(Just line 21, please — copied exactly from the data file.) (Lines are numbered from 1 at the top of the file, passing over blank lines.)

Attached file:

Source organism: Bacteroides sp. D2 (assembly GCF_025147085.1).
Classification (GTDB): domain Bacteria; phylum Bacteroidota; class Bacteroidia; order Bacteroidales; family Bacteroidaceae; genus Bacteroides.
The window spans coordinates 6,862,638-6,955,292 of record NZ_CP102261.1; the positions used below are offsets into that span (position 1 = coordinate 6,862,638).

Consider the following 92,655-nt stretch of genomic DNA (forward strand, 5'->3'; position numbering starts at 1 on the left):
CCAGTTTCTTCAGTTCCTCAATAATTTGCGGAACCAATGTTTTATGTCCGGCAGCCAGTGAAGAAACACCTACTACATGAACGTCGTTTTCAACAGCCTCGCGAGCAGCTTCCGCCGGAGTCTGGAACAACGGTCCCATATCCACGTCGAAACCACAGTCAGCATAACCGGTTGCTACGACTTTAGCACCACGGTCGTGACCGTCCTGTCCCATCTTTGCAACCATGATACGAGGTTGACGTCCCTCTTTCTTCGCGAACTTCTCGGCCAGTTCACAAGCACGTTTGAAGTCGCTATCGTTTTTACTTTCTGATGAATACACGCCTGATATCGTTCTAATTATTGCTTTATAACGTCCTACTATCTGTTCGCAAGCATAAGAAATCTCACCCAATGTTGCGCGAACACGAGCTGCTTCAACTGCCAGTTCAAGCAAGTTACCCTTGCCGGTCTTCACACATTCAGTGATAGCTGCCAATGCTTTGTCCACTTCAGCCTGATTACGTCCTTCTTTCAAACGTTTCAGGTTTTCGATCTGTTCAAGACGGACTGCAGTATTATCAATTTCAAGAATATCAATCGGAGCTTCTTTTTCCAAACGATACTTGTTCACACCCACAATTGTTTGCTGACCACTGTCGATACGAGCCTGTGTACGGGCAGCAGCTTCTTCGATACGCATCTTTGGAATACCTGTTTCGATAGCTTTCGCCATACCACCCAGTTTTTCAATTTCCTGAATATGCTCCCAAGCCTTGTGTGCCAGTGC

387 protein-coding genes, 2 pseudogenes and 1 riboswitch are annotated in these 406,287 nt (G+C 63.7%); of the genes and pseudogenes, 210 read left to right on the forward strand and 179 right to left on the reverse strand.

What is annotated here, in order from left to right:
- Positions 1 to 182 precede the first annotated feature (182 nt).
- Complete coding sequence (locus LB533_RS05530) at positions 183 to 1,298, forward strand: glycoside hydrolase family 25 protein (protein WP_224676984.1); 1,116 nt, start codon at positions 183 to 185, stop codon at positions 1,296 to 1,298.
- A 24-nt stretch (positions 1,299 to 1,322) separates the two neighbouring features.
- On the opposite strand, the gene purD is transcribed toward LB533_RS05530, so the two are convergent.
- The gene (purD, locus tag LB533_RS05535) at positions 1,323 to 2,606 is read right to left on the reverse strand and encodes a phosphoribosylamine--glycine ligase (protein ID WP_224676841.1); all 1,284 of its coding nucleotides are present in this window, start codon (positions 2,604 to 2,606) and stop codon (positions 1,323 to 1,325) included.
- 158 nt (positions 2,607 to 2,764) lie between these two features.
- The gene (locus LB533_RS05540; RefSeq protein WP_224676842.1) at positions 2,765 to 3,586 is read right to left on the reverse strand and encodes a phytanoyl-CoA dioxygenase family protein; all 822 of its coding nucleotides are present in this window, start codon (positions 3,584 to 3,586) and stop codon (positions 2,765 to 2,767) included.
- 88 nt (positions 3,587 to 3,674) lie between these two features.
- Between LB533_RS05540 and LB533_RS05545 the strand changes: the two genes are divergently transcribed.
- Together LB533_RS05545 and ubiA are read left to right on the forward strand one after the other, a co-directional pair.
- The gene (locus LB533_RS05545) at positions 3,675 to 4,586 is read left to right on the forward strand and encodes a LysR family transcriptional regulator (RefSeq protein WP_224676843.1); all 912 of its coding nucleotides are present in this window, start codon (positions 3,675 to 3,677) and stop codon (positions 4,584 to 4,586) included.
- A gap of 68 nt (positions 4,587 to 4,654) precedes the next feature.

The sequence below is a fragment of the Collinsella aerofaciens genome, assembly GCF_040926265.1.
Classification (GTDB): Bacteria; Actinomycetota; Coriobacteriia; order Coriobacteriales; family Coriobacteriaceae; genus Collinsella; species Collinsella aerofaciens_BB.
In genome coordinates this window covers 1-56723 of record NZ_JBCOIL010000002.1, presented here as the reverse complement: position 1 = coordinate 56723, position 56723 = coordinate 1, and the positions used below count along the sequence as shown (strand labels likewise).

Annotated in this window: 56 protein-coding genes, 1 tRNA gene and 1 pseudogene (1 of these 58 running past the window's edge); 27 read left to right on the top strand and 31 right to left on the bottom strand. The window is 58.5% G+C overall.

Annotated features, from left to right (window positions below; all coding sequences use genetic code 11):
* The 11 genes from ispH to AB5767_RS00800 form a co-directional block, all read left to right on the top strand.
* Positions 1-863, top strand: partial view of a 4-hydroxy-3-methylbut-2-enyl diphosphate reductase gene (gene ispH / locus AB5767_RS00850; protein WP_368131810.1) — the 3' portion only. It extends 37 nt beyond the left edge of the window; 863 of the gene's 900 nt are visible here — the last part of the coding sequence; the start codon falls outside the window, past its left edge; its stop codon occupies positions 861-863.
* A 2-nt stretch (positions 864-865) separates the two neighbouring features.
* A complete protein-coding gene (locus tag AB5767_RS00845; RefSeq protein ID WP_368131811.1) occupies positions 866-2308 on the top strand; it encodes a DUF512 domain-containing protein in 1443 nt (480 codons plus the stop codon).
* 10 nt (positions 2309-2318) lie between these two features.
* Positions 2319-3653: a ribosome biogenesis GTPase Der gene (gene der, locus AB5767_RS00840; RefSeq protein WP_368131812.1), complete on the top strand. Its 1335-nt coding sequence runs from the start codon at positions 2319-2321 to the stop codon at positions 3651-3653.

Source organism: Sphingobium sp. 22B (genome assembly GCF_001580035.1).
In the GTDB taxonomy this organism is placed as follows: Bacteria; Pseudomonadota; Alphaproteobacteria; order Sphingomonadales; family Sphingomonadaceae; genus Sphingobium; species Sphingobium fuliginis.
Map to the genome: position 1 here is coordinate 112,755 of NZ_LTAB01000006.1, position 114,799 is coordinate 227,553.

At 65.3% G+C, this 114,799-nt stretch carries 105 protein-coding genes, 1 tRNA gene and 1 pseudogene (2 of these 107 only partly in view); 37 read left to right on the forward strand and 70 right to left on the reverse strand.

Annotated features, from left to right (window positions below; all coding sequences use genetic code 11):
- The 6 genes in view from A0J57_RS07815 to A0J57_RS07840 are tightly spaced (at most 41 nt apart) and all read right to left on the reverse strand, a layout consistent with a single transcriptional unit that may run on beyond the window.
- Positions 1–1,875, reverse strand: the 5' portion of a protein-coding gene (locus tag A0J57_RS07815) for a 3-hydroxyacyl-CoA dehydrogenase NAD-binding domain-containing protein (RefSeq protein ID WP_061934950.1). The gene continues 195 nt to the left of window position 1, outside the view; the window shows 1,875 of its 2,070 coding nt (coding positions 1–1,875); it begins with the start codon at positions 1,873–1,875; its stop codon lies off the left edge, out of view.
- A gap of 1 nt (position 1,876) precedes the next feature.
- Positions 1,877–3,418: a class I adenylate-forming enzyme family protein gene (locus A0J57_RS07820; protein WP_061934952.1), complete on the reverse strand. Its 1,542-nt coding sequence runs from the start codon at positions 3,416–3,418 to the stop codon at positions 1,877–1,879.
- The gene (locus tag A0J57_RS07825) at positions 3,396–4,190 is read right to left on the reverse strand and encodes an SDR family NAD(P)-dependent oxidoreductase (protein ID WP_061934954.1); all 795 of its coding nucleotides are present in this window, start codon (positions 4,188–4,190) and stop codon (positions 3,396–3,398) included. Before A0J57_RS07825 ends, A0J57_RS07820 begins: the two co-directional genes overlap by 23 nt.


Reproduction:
Classification (GTDB): Bacteria; Actinomycetota; Coriobacteriia; order Coriobacteriales; family Coriobacteriaceae; genus Collinsella; species Collinsella aerofaciens_BB.